Oklahoma Youth Expo continues with thousands of entrants as officials monitor coronavirus concerns

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OKLAHOMA CITY (KFOR) - While countless sporting events and concerts have been canceled or postponed due to coronavirus concerns, thousands of Oklahoma kids and their families are gathered at the Oklahoma State Fairgrounds for an event they say they cannot afford to miss.

More than 7,000 exhibitors and their families travel from all over the state every year with their livestock for the Oklahoma Youth Expo.

Some KFOR viewers were concerned about this large of a group of people gathering at this time. One family said they're skipping this tradition altogether, even though they are losing thousands of dollars.

For other families, they say the show must go on.

About 22,000 animals will be taking part in this contest.

Sixth-grader Jase Sparks is one of about 7,000 kids taking part in the Oklahoma Youth Expo. The hard work he's put in to get there starts before the sun rises.

"We feed and we drench and we fill up water buckets," he said. "Get them out, put them on the collar, treadmill them. Some of them can be very stubborn."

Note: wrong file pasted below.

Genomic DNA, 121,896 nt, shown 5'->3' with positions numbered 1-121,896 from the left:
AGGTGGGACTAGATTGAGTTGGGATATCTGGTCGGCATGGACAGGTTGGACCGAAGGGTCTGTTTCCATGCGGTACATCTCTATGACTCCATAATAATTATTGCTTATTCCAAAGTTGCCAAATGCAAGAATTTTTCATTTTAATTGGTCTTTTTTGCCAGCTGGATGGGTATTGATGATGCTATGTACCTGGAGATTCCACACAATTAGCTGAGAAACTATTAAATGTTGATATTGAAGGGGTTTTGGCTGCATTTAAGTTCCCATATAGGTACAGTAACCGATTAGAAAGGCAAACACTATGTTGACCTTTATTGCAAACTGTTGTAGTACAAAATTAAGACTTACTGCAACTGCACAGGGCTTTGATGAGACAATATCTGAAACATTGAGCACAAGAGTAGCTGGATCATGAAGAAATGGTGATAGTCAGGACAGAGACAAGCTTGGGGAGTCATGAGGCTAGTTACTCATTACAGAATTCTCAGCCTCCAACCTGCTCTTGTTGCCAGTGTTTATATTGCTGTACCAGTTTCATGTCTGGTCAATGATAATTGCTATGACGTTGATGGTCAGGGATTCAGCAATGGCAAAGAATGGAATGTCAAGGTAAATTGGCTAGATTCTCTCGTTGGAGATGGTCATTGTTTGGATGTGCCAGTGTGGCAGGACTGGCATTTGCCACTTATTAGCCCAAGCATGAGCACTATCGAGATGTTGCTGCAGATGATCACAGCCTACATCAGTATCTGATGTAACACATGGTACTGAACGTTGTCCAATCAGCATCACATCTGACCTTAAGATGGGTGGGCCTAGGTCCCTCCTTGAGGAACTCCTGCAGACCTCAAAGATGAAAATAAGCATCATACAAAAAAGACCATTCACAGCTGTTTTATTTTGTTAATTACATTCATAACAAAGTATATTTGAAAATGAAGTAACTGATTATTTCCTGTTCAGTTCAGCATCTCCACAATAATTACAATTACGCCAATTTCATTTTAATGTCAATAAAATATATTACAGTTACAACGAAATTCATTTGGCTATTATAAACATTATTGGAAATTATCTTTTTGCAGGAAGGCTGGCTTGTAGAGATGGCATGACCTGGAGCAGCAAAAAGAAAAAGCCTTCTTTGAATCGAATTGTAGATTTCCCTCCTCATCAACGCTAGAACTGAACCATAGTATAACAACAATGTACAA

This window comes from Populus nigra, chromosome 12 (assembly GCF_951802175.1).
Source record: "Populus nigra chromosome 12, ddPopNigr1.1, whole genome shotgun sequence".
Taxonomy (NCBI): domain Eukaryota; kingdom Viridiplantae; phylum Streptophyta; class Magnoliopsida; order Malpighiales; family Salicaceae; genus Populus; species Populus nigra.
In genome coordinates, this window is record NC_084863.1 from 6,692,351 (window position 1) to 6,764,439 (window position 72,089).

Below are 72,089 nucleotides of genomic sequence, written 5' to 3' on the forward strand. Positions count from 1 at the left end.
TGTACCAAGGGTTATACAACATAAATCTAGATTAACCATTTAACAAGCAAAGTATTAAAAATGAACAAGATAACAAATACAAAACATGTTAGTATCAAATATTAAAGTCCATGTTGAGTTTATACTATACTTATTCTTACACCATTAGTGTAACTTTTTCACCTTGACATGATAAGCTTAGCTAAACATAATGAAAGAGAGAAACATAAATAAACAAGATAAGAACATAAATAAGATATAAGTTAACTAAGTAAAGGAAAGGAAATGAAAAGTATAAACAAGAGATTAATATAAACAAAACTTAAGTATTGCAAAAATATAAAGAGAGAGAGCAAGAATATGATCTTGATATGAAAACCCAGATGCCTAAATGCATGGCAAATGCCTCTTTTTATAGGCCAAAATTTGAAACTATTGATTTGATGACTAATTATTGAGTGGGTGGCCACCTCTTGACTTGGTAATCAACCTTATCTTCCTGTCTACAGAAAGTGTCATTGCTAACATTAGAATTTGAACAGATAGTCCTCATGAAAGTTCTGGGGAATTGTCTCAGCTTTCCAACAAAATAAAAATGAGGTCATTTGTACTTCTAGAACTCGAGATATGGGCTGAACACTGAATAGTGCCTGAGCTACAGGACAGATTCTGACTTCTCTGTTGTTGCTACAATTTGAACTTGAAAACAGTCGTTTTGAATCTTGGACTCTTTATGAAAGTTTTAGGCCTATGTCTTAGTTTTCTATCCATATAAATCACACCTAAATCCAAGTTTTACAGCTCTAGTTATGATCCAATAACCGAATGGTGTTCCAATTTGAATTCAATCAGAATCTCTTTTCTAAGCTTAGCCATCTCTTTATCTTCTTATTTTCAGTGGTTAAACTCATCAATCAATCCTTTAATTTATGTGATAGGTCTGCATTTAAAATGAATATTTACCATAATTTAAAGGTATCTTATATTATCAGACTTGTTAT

The 10-day expo runs through next week at State Fair Park, the same location where state championship high school basketball games were taking place before they were postponed due to concerns over COVID-19.

"We have been in constant communication with the department of health about our event," said OYE President Tyler Norvell, saying participants' health is the top concern. "They continue to tell us it is safe and healthy to continue our event."

Jase's father, Shawn, teaches agriculture. He says 30 of his students made the 2 1/2 hour trip from eastern Oklahoma with livestock they've worked with every day for nearly a year.

"It takes an emotional strain, a financial strain and some of those kids are seniors," Shawn said. "They spent tons of money, they spent tons of hours in the barn."

All of them are taking health precautions but hope they'll get to finish the expo and not see a financial loss or miss out on scholarship opportunities that come with competing.

"You just live for it," Jase said. "You put so much time in it and spend so much money that you just can't quit. Please don't shut down OYE."

OYE officials are urging those who are ill or at risk to stay home. They say their live streaming numbers are higher than ever this year, which they believe means that's happening.


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